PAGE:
Shetland, Lonely Planet’s Best in Europe 2019
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Spiggie beach, Shetland

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An archipelago made up of more than 100 islands, 15 of which are inhabited, the Shetland Isles are packed with amazing history, scenic landscapes and lots of exciting activities - you'll find plenty of great things to see and do. And they’ve just been awarded Lonely Planet’s Best in Europe 2019 as one of Europe’s top destinations, so now is the perfect time to head 60 degrees north! Find out why Shetland is the perfect Scottish escape in our new Shetland blog!

Scenic drama

Ruggedly handsome and wonderfully secluded, the Shetland Islands boast a landscape quite unlike anywhere else in the world. Think miles of breathtaking coastline fringed by pristine beaches and crystal-clear, vivid blue shores. Not to mention the glistening sea lochs, heather-clad moorlands, monumental rock formations and towering clifftops sculpted by millennia of wind, sea and sand.

Scotland meets Scandinavia

The same goes for Shetland's unique cultural heritage. The Old Norse language crops up everywhere, from practically every place name to the local dialect spoken with a distinctive Scandinavian lilt, while fantastically preserved archaeological sites and the spectacular Up Helly Aa festival are vivid reminders of the islands' Viking heritage.

Over 6,000 years of history

It's not just the Vikings who left their mark on Shetland. Traces of ancient peoples stretching as far back as the islands' earliest Neolithic settlers are laid bare at astoundingly well-preserved archaeological sites and ruins. From Iron Age brochs to mysterious standing stones, from Pictish wheelhouses to traditional crofthouses, we invite you to delve into the lives of Shetland's inhabitants through the ages.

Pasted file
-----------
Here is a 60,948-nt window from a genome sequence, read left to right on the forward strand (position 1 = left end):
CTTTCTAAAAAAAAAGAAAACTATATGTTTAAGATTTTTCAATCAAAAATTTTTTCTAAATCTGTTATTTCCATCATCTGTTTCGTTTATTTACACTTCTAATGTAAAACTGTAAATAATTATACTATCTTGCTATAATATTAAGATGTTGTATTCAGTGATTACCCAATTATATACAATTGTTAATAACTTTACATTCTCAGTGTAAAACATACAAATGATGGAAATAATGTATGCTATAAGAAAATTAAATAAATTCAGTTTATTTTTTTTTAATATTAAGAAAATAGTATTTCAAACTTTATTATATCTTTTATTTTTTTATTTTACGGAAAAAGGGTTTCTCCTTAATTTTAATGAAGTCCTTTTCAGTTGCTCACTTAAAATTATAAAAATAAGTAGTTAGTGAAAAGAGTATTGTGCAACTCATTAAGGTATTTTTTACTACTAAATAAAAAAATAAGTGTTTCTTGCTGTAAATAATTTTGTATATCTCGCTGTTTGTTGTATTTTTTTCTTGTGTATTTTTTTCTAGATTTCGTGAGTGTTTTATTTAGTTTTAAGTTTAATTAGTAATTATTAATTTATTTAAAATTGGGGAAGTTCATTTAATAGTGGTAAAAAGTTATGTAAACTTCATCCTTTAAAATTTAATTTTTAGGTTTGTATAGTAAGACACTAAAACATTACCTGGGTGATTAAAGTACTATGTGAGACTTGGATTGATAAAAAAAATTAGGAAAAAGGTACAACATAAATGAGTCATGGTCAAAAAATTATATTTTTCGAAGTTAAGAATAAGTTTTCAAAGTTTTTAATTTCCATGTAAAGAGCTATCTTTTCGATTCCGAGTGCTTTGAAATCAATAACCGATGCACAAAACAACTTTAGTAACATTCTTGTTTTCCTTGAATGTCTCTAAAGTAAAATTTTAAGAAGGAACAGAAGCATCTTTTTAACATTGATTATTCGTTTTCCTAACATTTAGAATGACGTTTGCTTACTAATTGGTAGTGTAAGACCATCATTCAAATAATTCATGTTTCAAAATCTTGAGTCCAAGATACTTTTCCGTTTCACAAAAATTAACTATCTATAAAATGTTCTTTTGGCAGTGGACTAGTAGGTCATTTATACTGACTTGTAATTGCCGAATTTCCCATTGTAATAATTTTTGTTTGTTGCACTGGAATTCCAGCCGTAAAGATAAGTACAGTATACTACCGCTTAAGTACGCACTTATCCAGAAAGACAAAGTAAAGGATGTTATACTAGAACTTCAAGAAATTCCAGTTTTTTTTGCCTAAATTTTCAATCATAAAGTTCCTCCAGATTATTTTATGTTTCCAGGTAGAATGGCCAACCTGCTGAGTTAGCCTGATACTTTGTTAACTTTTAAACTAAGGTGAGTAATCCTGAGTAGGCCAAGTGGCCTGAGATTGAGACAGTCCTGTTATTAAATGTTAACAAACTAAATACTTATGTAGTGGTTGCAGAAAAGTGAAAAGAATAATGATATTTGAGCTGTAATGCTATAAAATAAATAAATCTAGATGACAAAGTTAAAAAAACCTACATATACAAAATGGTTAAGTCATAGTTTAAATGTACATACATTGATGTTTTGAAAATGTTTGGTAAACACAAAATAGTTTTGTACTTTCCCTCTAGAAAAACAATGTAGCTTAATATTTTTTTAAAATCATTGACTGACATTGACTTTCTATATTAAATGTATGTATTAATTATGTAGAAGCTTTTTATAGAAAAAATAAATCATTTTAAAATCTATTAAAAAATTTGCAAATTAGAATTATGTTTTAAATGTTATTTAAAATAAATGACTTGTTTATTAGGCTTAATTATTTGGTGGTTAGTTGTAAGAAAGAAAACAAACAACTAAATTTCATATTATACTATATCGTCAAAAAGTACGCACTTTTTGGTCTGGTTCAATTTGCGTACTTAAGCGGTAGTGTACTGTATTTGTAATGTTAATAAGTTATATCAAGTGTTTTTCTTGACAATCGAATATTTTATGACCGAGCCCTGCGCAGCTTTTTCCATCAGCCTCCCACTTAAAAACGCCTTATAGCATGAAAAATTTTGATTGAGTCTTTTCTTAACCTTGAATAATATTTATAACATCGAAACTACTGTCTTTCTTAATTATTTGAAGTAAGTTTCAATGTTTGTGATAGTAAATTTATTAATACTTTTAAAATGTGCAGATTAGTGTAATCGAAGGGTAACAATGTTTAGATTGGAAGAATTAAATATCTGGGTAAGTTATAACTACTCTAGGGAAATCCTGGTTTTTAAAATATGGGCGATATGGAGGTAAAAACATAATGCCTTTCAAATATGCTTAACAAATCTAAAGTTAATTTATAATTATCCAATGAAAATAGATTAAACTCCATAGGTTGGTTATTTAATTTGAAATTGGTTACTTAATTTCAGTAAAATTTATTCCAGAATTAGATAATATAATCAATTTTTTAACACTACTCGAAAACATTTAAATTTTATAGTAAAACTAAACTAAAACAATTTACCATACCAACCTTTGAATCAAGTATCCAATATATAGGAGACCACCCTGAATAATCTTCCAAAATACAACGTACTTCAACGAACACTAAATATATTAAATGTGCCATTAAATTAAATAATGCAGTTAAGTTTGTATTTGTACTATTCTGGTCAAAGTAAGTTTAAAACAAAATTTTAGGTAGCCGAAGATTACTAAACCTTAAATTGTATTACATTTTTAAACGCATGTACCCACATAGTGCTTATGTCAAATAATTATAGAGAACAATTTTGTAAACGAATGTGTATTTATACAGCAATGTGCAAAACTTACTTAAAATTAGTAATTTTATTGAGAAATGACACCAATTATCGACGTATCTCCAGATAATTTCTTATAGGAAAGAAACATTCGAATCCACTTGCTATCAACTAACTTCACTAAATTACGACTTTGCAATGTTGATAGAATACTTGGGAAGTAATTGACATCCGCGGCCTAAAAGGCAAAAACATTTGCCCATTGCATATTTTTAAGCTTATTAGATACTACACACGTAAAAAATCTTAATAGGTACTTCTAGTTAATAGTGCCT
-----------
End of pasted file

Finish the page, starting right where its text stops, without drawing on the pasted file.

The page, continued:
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Bressay And Noss

Bressay lies east of Lerwick and is just a short ferry trip, while Noss is off the east coast of Bressay and is a paradise for nesting birds.

Fair Isle

Midway between Orkney and Shetland Fair Isle lies.


Fetlar, south of Unst and east of Yell, is the fourth largest island in Shetland and is known as the ‘Garden of Shetland’.


Foula is one of the most remote inhabited islands in the British Isles and lies 20 miles west of Mainland Shetland.


Towns & Villages
Lerwick, Shetland’s capital, has a strong fishing heritage and is famous for its annual winter fire festival, Up-Helly-Aa.

North Mainland

Towns & Villages
North Mainland is the area of Mainland Shetland north of Voe and features some of Shetland’s most spectacular scenery.


Unst is Britain’s most northerly inhabited island and is part of the Shetland Islands.


Whalsay is an island with a strong fishing heritage and is half-an-hour by ferry from the east coast of Mainland Shetland.


Yell is the largest of the Northern Isles and is part of the Shetland Islands.

Lerwick iCentre

VisitScotland iCentres
Located at the Market Cross in the centre of Lerwick’s main shopping street the VisitScotland iCentre is open all year and has everything you need to plan your visit to Shetland as well as a range of Shetland Crafts.

Travel in Shetland

Getting here

Shetland may be the most northerly point of the British Isles, but a range of transport options make it surprisingly accessible. Direct flights to Sumburgh Airport are available from Aberdeen, Edinburgh, Glasgow, Inverness and Kirkwall in Orkney and take under two hours. You can also take the Northlink ferry from Aberdeen which takes around 12 hours.

Get to Shetland now!

Getting around

Getting from A to B in Shetland is simple. In fact, when it comes to jumping on a plane, hopping between the isles on a ferry, or whizzing around empty roads by car or bike, the journey is just as fun as the destination itself.

Shetland is part of the National Cycling Network and the North Sea Cycle Route passes through the islands, and the inter-ferry service and flights which take off from Tingwall are frequent, fast and used as much by the locals as they are visitors.

Plan your trip around Shetland

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